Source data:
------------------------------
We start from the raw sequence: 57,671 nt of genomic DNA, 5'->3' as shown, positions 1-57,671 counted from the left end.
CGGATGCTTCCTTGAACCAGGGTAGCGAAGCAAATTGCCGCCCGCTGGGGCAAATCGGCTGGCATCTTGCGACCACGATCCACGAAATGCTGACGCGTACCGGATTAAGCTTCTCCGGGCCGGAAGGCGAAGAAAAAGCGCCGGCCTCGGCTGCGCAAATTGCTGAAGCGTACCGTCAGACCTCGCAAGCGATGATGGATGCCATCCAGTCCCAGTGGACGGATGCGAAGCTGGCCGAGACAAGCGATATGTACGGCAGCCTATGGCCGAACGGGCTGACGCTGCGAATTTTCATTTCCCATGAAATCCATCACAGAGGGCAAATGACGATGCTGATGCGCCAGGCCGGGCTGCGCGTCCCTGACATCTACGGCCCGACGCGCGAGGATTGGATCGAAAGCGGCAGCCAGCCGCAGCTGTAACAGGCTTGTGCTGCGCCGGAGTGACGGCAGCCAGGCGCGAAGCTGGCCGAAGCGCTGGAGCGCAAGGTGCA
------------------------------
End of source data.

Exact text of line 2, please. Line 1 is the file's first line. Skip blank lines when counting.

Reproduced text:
CGGATGCTTCCTTGAACCAGGGTAGCGAAGCAAATTGCCGCCCGCTGGGGCAAATCGGCTGGCATCTTGCGACCACGATCCACGAAATGCTGACGCGTACCGGATTAAGCTTCTCCGGGCCGGAAGGCGAAGAAAAAGCGCCGGCCTCGGCTGCGCAAATTGCTGAAGCGTACCGTCAGACCTCGCAAGCGATGATGGATGCCATCCAGTCCCAGTGGACGGATGCGAAGCTGGCCGAGACAAGCGATATGTACGGCAGCCTATGGCCGAACGGGCTGACGCTGCGAATTTTCATTTCCCATGAAATCCATCACAGAGGGCAAATGACGATGCTGATGCGCCAGGCCGGGCTGCGCGTCCCTGACATCTACGGCCCGACGCGCGAGGATTGGATCGAAAGCGGCAGCCAGCCGCAGCTGTAACAGGCTTGTGCTGCGCCGGAGTGACGGCAGCCAGGCGCGAAGCTGGCCGAAGCGCTGGAGCGCAAGGTGCA